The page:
Zoom chats may have taken a toll on your mental health and self-esteem, and there are three ways you can fight “zoom fatigue” to improve your self-image.
A recent article in Forbes looked into the impact the constant stream of Zoom meetings and video chats have had on people’s mental health. It cited a study from Washington University in St. Louis that found many women, in particular, have had decreased body and face satisfaction with the increase in video chats over the last year.
So Ed Drantch spoke with local mental health counselor Lynne Rifkin Shine to find out how you can combat the effects of so many video chats and Zoom meetings.
ED: What do you make of this article overall?
LYNNE: I think this article is a good one because people have been struggling a lot with their mental health as they’re looking at themselves, day after day after day on Zoom, and getting “Zoom fatigue,” as they say. We are taking a look at the wrinkles on our forehead, we’re taking a look at our faces constantly and we’re also taking a look at what our words mean and criticizing ourselves all the time. so it was really having an impact on our self-esteem. We’re seeing some people saying, “I need to change who I am,” and some people saying, “I’m accepting who I am.” So I’m hoping and hopeful people can start doing more of the acceptance and putting life in perspective.
ED: It’s kind of like looking in the mirror — like “who do you think you are?” And when you’re faced with that kind of a question every day, it’s got to change the way you feel about yourself at some point.
LYNNE: Absolutely. It’s interesting because self-esteem should be unconditional. We should be able to look at ourselves, and I tell people that all the time that when we look at ourselves, we should be able to say, “I’m worthy… I’m lovable… I’m good,” and that shouldn’t stop. When our self-esteem is in question, we’re in “other based self-esteem.” We’re worried about what other people think about us. The other person ends up being ourselves when we’re staring at ourselves all day long.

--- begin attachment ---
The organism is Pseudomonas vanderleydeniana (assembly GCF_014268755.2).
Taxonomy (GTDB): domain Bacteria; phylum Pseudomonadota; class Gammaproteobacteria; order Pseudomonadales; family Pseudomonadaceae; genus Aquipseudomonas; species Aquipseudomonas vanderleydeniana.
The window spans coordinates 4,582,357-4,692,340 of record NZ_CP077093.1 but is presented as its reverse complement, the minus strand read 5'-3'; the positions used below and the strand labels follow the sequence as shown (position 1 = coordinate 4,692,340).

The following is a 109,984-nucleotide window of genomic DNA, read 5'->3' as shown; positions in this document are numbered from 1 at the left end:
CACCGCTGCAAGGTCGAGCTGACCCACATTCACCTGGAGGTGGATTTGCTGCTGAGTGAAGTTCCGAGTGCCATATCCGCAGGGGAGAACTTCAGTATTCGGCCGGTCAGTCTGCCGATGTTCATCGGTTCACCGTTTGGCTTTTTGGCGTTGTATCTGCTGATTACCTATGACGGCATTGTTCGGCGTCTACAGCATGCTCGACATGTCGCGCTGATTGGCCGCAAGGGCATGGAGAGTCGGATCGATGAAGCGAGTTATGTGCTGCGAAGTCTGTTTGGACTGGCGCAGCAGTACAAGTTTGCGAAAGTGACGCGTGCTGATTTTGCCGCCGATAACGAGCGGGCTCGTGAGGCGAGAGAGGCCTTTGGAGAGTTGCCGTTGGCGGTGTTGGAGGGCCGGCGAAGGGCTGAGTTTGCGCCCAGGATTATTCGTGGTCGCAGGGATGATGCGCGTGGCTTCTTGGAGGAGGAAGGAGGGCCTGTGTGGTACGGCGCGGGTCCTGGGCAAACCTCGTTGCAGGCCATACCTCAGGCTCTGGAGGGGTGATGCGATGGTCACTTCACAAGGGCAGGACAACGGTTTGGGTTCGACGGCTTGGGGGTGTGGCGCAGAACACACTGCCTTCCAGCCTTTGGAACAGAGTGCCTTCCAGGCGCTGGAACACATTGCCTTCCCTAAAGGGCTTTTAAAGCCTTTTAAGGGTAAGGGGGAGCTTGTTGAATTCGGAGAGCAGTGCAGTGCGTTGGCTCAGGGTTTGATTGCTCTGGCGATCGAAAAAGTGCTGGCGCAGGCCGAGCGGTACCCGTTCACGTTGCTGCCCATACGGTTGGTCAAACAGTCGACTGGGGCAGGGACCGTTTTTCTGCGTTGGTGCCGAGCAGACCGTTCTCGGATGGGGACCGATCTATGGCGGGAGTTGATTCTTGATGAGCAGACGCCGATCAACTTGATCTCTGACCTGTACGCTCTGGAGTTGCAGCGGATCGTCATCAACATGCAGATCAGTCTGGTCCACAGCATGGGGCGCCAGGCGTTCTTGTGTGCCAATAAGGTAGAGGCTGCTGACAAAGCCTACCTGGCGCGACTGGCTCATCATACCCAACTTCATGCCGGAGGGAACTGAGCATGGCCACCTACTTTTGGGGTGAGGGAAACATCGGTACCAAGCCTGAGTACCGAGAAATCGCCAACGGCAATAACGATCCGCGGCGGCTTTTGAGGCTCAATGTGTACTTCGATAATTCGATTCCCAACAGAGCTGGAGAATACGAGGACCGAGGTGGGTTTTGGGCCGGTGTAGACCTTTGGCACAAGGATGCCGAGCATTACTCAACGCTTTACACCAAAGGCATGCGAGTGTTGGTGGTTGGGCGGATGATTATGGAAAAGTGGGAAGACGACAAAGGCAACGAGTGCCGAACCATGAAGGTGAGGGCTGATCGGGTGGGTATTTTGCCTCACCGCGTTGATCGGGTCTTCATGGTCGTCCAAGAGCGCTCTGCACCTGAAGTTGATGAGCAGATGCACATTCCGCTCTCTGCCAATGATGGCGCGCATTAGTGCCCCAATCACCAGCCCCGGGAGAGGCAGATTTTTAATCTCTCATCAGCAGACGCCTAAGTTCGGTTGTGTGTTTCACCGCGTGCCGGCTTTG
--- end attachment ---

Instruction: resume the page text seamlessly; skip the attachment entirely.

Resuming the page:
ED: So where do we go from here and how do we mitigate these self-esteem issues because of what we’ve been through over the last year using technology like this?
LYNNE: I’m asking people to give themselves affirmations each day, perhaps in a journal each morning, before their feet hit the ground, saying what they’re appreciative of, what they want to tell themselves each day, maybe in the mirror as they’re brushing their teeth to remind themselves they’re good, that they’re lovable, that they’re worthy. There’s a book out right now, called Chatter, that talks about how we’re not good at accepting our own advice but we’re good at giving advice. So if you speak to yourself in the third person and say, “Ed, listen, you’re a good man, and you’re good-looking, and why would you question yourself?” and you’re able to speak to yourself, that’s helpful sometimes. And also, if you’re able to talk to yourself as if you’re looking out and projecting five months from now and say, “Listen, people are being vaccinated. This is only temporary,” it helps calm you to be able to look to the future that way.